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Black Swan (2010)

We’ve all had the opportunity to witness Darren Aronofsky‘s creativity, despite his short resumé. We know his darkest and most controversial side from Requiem for a Dream, as well as the miracles he gets from his actors in The Wrestler. In Black Swan Aronofsky combines the best of both – a disturbing thriller with powerful performances.

The film revolves around the newest version of Swan Lake, in which the visionary man behind it (Vincent Cassel) decides to merge the two main characters – the White Swan and the Black Swan – into one performance. Nina (Natalie Portman) is the ballerina who will have the privilege and the challenge to embody the two opposite forces, while struggling to maintain her own psychological balance.

Along with his usual cinematographer, Matthew Libatique, Aronosfky achieves wonders while exploring the delicate beauty that defines both the art of ballet and the lead actress, chocking us as well with such small yet horrifying details. He explores the world of ballet without sugarcoating it, and easily avoiding clichés – muscle lesions are recurrent, skins bleed, bones crack, fingers are stuck down the throat. A world where your body is tortured, but not as much as your mind – and so Nina falls. But she does so with such seductive vulnerability that it only enthralls us even more. And it was that very same vulnerability that got Natalie Portman the much deserved Academy Award for Best Actress.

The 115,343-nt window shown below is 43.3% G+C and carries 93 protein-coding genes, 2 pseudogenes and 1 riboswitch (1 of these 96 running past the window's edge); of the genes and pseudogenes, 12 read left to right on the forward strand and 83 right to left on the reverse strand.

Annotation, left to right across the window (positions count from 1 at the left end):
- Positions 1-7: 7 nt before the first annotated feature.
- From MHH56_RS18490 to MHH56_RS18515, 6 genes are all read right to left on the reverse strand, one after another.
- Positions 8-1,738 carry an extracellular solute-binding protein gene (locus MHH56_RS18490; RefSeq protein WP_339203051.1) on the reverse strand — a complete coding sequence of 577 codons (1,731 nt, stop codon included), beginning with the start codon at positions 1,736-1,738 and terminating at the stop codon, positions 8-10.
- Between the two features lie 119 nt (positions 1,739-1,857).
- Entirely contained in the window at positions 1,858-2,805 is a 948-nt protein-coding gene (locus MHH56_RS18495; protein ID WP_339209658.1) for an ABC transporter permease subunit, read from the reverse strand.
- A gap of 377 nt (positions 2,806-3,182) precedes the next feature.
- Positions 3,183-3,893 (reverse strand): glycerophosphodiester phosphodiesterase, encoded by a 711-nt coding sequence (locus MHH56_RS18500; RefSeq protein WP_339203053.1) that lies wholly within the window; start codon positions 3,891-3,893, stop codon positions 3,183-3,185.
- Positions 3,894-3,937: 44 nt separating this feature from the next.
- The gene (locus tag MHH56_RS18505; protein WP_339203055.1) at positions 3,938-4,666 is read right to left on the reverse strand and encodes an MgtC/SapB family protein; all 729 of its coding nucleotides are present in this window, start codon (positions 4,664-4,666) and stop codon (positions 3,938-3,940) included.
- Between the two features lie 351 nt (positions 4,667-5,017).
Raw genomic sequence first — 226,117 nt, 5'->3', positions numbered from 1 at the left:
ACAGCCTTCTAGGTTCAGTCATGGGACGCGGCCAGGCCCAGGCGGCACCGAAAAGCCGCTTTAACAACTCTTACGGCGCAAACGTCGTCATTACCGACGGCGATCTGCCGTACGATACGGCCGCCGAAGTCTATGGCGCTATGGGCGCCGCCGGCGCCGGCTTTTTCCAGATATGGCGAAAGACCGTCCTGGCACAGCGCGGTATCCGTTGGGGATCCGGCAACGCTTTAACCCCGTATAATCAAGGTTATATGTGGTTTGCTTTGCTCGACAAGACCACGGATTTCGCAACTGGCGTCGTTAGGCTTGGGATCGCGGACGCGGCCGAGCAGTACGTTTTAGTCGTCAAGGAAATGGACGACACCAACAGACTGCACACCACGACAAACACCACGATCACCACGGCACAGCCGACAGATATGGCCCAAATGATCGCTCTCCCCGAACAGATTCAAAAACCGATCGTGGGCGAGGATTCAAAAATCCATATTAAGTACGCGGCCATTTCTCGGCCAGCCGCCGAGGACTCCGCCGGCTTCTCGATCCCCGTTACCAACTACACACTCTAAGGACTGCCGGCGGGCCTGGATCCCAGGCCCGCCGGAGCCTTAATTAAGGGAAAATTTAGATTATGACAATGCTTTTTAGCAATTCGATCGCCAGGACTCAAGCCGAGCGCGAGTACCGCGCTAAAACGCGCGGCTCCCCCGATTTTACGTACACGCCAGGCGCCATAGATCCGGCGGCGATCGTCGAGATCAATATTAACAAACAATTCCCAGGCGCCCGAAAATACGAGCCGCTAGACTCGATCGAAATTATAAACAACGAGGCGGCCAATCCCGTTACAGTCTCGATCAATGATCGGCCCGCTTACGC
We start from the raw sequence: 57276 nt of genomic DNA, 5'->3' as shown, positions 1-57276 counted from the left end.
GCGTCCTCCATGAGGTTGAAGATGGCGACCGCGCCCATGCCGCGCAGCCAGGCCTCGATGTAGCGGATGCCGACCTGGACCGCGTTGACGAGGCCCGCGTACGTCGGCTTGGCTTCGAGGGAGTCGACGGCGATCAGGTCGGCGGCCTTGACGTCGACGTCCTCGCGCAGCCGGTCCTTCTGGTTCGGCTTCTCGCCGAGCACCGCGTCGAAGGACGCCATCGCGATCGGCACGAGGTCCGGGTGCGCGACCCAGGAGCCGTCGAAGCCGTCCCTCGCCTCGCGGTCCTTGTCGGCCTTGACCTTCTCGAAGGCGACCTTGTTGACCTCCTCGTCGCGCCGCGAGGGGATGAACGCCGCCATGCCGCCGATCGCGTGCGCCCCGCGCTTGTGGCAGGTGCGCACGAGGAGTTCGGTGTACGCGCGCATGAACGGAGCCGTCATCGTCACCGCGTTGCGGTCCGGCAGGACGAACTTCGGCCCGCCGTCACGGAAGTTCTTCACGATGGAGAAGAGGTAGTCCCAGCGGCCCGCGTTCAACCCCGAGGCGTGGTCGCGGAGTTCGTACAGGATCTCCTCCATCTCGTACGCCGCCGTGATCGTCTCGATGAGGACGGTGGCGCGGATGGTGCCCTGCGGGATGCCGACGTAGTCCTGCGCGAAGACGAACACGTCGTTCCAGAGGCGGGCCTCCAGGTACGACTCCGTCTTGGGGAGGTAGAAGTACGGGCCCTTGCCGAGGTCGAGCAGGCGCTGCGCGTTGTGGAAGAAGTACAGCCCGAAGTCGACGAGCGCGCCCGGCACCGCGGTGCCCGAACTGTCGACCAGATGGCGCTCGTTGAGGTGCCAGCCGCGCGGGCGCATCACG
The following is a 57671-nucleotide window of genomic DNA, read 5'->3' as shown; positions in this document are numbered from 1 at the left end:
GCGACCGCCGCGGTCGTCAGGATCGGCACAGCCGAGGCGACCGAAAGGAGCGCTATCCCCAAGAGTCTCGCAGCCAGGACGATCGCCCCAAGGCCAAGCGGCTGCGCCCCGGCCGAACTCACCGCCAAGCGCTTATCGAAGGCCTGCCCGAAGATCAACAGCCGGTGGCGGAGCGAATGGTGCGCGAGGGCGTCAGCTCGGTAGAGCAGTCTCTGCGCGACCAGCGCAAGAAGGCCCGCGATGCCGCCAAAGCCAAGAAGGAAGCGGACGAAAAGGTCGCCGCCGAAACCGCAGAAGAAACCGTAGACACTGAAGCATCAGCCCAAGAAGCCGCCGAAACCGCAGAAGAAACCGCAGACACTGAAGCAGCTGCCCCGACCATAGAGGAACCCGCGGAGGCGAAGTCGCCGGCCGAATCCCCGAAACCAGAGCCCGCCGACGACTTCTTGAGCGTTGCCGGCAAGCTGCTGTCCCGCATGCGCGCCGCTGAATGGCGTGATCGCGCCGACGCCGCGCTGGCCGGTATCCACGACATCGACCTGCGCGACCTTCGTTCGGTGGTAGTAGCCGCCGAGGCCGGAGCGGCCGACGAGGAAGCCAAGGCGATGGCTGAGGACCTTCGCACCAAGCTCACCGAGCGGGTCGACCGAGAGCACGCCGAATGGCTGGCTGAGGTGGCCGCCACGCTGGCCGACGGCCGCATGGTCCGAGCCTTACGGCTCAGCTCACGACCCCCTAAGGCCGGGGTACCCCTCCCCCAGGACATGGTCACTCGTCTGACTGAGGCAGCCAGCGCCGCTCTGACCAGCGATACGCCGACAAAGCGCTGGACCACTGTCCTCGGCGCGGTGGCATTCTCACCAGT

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The soundtrack is a radical approach to Tchaikovsky‘s original songs, making it ineligible for any award. Which is only fair of course, but when we listen to it, it doesn’t seem so – Clint Mansell had to have an equal amount of talent and courage to change in such an innovative way the original melodies. With Mansell’s work the movie gains rhythm and energy, in an epic spectacle where team effort is clearly the key. Illusion and reality blend in increasing suspense – jaws will drop.

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